Japanese sushi chain Kiyomura paid a record 155.4 million yen (US$1.76 million) for a single bluefin tuna at an auction in Tokyo on Friday, outbidding a Hong Kong-based competitor in a sign of the fish’s ever-more-expensive future.
The buyer, Kiyoshi Kimura, acknowledged that the price was “a bit high.” It was nearly three times the previous record at Tsukiji, the world’s largest fish market, where most of Japan’s sushi is sourced. Friday’s tuna auction was the first of the year, attracting heavy publicity, so the sale prices are inflated.
Nevertheless, the auction reflects a basic supply-and-demand problem: bluefin tuna populations are dwindling as Japan’s appetite for otoro sushi, taken from the tuna’s belly, continues to grow. Japanese consume 80% of the world’s bluefin tuna, though demand from high-end restaurants in the United States and Europe is also increasing. Environmentalists have long argued for stricter regulation of bluefin tuna fishing.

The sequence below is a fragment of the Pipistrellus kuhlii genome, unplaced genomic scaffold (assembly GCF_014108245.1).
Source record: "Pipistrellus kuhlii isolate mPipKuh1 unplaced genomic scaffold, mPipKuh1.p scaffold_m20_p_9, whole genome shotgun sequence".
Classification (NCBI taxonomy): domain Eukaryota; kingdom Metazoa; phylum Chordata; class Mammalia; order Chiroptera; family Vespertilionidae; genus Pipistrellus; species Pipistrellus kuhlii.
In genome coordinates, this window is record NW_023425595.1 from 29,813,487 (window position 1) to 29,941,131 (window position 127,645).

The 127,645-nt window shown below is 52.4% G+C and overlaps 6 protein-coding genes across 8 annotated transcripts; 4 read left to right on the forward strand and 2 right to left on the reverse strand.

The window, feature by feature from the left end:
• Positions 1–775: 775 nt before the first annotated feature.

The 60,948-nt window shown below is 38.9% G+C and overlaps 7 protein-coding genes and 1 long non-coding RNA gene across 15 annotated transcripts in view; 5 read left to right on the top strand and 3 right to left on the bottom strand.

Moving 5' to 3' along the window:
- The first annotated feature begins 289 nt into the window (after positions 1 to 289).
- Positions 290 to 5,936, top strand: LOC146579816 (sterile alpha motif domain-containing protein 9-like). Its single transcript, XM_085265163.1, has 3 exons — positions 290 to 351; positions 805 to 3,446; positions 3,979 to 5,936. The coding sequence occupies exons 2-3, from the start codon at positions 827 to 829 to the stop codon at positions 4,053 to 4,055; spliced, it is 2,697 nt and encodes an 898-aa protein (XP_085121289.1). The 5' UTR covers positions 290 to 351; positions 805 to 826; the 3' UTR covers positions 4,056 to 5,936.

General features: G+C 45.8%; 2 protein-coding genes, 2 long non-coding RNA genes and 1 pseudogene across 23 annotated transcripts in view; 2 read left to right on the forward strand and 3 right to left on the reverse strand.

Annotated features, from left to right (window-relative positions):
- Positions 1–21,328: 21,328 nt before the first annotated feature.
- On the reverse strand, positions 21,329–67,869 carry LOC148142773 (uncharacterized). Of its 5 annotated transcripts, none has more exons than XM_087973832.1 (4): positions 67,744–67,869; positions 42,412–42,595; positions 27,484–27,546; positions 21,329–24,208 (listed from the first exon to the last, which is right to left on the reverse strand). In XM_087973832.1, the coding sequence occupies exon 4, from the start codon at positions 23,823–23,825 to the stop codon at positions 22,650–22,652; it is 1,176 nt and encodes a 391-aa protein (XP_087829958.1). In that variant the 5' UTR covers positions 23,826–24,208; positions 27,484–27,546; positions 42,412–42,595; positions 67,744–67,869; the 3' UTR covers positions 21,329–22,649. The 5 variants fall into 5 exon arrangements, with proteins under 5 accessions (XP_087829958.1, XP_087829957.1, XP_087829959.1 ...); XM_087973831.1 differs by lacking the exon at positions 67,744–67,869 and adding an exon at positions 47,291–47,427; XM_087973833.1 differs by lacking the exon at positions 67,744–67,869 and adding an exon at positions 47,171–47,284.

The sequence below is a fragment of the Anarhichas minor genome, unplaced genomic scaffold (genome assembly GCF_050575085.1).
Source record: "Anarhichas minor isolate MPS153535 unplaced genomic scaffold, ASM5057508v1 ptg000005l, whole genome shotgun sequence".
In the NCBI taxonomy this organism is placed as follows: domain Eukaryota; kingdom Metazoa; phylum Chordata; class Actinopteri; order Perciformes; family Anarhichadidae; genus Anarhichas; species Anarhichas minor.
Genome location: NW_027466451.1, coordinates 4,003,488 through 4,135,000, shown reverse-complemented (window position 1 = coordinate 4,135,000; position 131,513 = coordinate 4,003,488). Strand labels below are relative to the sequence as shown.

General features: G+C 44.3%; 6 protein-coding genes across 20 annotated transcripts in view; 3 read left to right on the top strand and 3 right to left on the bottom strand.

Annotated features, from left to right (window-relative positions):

A scene from last year’s documentary Jiro Dreams of Sushi, about an obsessive Tokyo chef, explains the tuna auctions at Tsukiji Market:
Yesterday’s record tuna weighs 222 kilograms (489 pounds), and Kimura said the fish would yield 10,000 pieces of sushi. That’s $3,600 per pound or $176 per sushi piece, though Kimura said the fish would retail at his restaurant chain’s regular prices, which are much lower.
Kimura’s Kiyomura ultimately outbid a rival sushi chain, Itamae Sushi Japan, which is owned by Taste of Japan Group, based in Hong Kong. Itamae said its highest bid for the tuna was 151 million yen. The Tokyo-Hong Kong competition was viewed in the context of heightened tension between China and Japan over control of islands near Taiwan.
“There are some political difficulties, but Japanese customers and Chinese customers come to our restaurant, and what we want is for everyone to enjoy our sushi,” Kimura told reporters.
Here’s video of Kiyomura carting his record tuna back to one of his restaurants after the auction: